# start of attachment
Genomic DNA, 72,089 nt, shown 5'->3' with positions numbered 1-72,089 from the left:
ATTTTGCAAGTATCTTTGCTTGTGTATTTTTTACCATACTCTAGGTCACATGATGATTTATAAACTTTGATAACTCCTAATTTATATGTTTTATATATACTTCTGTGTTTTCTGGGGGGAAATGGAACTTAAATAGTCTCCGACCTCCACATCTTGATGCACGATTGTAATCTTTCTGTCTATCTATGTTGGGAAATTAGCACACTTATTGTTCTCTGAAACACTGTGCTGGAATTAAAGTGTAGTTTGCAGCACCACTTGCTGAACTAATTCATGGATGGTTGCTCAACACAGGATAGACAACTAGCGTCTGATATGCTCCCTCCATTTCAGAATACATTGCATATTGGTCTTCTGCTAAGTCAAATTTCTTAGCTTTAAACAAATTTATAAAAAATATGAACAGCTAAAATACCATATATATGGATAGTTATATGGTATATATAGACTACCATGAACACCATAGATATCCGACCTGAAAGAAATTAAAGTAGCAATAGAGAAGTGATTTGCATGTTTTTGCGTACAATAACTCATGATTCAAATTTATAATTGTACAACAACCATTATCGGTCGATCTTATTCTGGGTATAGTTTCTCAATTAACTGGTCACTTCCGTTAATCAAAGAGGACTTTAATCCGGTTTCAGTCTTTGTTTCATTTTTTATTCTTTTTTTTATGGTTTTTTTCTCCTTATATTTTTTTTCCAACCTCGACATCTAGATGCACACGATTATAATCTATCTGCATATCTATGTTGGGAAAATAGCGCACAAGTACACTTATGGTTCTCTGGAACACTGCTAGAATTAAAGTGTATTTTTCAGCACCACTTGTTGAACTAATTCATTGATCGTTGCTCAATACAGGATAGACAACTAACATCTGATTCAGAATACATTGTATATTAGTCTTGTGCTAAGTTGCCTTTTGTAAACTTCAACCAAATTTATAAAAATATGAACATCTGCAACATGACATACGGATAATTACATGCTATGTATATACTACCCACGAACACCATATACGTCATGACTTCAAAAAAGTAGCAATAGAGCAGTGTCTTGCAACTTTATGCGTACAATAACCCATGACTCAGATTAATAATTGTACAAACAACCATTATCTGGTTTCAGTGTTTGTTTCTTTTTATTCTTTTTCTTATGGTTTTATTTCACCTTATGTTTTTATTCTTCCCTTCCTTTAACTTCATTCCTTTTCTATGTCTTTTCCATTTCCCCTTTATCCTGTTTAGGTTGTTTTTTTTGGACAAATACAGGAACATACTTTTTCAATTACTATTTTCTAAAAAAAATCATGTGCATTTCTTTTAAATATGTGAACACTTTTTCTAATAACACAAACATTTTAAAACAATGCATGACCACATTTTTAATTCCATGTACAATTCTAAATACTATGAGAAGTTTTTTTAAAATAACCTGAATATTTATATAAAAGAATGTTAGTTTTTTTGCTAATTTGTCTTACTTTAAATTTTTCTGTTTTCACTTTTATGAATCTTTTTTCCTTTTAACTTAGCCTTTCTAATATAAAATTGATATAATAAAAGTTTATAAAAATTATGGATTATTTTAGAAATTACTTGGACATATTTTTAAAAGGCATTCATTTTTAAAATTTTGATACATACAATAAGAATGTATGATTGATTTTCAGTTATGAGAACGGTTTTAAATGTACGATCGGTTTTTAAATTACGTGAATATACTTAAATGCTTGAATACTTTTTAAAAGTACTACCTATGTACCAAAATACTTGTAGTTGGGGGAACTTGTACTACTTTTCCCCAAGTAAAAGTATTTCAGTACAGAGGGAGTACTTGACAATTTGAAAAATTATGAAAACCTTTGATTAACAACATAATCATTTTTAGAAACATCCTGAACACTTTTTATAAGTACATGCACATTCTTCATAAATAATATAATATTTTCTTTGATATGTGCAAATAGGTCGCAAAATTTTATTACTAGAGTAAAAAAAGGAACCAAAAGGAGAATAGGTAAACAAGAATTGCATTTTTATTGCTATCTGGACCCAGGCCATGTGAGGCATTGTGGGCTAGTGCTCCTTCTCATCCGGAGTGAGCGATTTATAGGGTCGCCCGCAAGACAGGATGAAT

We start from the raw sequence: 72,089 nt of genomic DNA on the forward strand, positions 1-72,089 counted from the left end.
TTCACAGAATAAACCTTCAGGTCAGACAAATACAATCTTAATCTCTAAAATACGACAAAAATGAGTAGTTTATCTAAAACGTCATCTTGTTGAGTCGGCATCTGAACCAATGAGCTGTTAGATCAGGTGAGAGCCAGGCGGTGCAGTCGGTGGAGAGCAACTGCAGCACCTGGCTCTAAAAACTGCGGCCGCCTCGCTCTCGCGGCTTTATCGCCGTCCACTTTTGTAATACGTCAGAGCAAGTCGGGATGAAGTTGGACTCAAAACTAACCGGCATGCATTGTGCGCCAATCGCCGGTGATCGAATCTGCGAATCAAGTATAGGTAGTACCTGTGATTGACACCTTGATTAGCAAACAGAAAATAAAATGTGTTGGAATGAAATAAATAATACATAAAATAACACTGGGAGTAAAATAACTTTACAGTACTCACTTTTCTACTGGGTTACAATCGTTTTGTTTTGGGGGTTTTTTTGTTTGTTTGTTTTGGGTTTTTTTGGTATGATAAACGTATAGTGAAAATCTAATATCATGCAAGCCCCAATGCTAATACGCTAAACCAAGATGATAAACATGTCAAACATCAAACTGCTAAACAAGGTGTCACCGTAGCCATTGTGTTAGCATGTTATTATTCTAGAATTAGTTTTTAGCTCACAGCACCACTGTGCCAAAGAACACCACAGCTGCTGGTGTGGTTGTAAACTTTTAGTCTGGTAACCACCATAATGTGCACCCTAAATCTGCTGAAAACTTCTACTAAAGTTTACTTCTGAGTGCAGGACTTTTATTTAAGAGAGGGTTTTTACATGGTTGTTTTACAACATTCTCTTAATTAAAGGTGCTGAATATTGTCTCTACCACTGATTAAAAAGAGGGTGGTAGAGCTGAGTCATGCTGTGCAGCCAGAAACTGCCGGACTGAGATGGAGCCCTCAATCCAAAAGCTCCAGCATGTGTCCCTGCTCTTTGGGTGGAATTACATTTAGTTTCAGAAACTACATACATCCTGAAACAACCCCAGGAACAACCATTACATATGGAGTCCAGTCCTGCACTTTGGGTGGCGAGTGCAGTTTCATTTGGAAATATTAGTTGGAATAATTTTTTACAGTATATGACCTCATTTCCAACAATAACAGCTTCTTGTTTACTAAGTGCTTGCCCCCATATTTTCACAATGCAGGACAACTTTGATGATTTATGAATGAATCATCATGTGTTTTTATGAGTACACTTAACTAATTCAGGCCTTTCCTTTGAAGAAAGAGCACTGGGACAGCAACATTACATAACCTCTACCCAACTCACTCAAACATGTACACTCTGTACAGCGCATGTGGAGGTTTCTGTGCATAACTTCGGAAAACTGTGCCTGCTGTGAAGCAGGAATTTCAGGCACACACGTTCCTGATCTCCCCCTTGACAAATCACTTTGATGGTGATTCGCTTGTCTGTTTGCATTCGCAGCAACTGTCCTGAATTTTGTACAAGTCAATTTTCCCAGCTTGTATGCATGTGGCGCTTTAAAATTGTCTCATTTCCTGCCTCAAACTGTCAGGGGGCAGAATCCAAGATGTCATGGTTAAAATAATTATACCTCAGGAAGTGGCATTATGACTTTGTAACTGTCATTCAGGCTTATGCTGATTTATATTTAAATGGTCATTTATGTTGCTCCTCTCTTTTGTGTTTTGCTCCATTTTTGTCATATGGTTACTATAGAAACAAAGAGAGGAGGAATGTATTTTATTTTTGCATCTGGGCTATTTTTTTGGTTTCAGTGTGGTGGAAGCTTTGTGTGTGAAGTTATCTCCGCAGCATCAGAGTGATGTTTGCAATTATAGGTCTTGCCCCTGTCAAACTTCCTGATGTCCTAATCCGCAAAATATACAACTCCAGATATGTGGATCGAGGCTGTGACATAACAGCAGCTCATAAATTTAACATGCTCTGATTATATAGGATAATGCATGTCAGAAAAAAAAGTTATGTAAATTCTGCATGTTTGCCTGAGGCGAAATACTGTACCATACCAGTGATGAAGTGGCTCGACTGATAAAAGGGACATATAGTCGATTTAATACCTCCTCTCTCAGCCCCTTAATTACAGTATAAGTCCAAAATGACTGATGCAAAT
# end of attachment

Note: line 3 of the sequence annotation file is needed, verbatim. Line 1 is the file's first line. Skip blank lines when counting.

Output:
We start from the raw sequence: 72,089 nt of genomic DNA on the forward strand, positions 1-72,089 counted from the left end.